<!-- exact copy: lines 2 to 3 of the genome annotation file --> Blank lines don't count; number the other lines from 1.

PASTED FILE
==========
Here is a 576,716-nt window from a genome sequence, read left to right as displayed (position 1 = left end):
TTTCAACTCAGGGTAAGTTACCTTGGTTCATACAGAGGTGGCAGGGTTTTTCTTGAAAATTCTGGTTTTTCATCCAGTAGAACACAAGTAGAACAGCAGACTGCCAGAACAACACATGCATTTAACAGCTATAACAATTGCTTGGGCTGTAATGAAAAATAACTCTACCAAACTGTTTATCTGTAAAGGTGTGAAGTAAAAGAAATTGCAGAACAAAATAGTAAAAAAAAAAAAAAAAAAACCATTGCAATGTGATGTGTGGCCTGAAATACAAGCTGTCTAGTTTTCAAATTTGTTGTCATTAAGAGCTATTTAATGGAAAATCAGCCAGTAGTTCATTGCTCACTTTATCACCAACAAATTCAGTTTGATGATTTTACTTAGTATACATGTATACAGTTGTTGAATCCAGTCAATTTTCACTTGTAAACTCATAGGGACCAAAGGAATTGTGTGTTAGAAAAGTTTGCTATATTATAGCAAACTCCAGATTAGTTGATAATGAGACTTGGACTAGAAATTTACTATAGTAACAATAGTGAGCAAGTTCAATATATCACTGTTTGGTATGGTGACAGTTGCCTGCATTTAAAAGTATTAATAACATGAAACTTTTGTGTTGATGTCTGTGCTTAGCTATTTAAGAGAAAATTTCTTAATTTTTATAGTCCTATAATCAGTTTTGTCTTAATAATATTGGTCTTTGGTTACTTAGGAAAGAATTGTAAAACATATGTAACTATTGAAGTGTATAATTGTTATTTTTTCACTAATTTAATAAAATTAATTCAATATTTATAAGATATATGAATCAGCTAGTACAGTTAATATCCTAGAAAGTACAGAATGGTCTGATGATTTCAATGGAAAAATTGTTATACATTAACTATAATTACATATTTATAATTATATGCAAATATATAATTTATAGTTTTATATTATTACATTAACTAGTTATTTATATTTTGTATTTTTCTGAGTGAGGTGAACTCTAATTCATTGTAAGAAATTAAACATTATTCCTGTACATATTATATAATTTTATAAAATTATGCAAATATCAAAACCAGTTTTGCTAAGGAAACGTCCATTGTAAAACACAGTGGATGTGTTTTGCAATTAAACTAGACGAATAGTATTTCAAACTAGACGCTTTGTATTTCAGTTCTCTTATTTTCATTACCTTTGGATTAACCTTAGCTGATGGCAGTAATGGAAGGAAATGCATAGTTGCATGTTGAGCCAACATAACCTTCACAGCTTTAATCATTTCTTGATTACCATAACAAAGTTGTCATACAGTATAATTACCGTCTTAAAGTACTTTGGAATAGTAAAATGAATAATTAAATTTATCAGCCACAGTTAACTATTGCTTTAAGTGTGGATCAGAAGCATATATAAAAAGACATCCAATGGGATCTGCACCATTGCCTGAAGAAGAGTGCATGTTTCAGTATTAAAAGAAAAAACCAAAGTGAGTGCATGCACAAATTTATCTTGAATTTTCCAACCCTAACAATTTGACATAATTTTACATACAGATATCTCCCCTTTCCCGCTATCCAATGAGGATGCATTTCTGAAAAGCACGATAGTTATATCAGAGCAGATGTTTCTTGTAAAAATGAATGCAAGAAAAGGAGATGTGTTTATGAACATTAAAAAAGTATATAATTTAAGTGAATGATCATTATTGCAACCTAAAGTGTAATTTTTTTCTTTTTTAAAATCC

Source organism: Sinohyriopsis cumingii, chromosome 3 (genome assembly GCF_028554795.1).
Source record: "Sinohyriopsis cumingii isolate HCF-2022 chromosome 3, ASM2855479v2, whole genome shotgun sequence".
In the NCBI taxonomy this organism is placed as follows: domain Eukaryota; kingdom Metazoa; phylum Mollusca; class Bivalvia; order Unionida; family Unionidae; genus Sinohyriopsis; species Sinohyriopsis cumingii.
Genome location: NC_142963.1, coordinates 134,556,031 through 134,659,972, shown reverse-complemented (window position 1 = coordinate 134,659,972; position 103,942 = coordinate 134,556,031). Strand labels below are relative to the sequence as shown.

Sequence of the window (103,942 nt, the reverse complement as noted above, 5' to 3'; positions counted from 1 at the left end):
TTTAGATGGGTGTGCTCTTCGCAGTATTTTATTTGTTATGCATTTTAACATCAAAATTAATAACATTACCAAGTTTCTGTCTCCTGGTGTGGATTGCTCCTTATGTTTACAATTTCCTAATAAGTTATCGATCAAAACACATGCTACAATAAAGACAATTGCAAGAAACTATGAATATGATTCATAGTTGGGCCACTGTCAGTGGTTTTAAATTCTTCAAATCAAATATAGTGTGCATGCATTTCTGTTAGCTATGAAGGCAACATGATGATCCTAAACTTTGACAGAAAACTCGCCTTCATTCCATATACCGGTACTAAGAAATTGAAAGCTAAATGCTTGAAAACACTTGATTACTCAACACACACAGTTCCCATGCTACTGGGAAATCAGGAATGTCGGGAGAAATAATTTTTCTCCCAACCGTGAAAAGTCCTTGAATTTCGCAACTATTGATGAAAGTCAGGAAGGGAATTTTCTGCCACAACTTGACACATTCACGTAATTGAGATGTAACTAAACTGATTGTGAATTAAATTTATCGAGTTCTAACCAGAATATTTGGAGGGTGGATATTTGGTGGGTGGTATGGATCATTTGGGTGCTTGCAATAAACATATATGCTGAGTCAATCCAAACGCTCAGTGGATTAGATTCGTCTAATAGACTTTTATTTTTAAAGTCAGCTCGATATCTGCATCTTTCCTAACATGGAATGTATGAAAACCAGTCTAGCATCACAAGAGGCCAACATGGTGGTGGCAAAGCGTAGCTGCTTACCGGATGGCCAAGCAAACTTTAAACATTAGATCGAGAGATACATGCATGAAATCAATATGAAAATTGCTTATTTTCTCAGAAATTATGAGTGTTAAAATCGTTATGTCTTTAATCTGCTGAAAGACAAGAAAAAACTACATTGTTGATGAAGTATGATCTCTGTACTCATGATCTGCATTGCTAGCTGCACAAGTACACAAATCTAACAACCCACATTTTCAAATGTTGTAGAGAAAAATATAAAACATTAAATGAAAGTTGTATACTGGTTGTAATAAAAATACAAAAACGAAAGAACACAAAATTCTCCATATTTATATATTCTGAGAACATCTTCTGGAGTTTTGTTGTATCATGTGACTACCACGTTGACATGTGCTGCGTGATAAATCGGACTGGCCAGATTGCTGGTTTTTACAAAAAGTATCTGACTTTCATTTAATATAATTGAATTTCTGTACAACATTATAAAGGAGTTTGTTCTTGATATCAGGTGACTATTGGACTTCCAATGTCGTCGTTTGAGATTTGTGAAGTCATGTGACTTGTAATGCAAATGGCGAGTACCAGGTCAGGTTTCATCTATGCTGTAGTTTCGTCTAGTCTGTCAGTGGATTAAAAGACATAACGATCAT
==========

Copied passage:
TTTCAACTCAGGGTAAGTTACCTTGGTTCATACAGAGGTGGCAGGGTTTTTCTTGAAAATTCTGGTTTTTCATCCAGTAGAACACAAGTAGAACAGCAGACTGCCAGAACAACACATGCATTTAACAGCTATAACAATTGCTTGGGCTGTAATGAAAAATAACTCTACCAAACTGTTTATCTGTAAAGGTGTGAAGTAAAAGAAATTGCAGAACAAAATAGTAAAAAAAAAAAAAAAAAAACCATTGCAATGTGATGTGTGGCCTGAAATACAAGCTGTCTAGTTTTCAAATTTGTTGTCATTAAGAGCTATTTAATGGAAAATCAGCCAGTAGTTCATTGCTCACTTTATCACCAACAAATTCAGTTTGATGATTTTACTTAGTATACATGTATACAGTTGTTGAATCCAGTCAATTTTCACTTGTAAACTCATAGGGACCAAAGGAATTGTGTGTTAGAAAAGTTTGCTATATTATAGCAAACTCCAGATTAGTTGATAATGAGACTTGGACTAGAAATTTACTATAGTAACAATAGTGAGCAAGTTCAATATATCACTGTTTGGTATGGTGACAGTTGCCTGCATTTAAAAGTATTAATAACATGAAACTTTTGTGTTGATGTCTGTGCTTAGCTATTTAAGAGAAAATTTCTTAATTTTTATAGTCCTATAATCAGTTTTGTCTTAATAATATTGGTCTTTGGTTACTTAGGAAAGAATTGTAAAACATATGTAACTATTGAAGTGTATAATTGTTATTTTTTCACTAATTTAATAAAATTAATTCAATATTTATAAGATATATGAATCAGCTAGTACAGTTAATATCCTAGAAAGTACAGAATGGTCTGATGATTTCAATGGAAAAATTGTTATACATTAACTATAATTACATATTTATAATTATATGCAAATATATAATTTATAGTTTTATATTATTACATTAACTAGTTATTTATATTTTGTATTTTTCTGAGTGAGGTGAACTCTAATTCATTGTAAGAAATTAAACATTATTCCTGTACATATTATATAATTTTATAAAATTATGCAAATATCAAAACCAGTTTTGCTAAGGAAACGTCCATTGTAAAACACAGTGGATGTGTTTTGCAATTAAACTAGACGAATAGTATTTCAAACTAGACGCTTTGTATTTCAGTTCTCTTATTTTCATTACCTTTGGATTAACCTTAGCTGATGGCAGTAATGGAAGGAAATGCATAGTTGCATGTTGAGCCAACATAACCTTCACAGCTTTAATCATTTCTTGATTACCATAACAAAGTTGTCATACAGTATAATTACCGTCTTAAAGTACTTTGGAATAGTAAAATGAATAATTAAATTTATCAGCCACAGTTAACTATTGCTTTAAGTGTGGATCAGAAGCATATATAAAAAGACATCCAATGGGATCTGCACCATTGCCTGAAGAAGAGTGCATGTTTCAGTATTAAAAGAAAAAACCAAAGTGAGTGCATGCACAAATTTATCTTGAATTTTCCAACCCTAACAATTTGACATAATTTTACATACAGATATCTCCCCTTTCCCGCTATCCAATGAGGATGCATTTCTGAAAAGCACGATAGTTATATCAGAGCAGATGTTTCTTGTAAAAATGAATGCAAGAAAAGGAGATGTGTTTATGAACATTAAAAAAGTATATAATTTAAGTGAATGATCATTATTGCAACCTAAAGTGTAATTTTTTTCTTTTTTAAAATCC

Source organism: Sinohyriopsis cumingii, chromosome 3 (genome assembly GCF_028554795.1).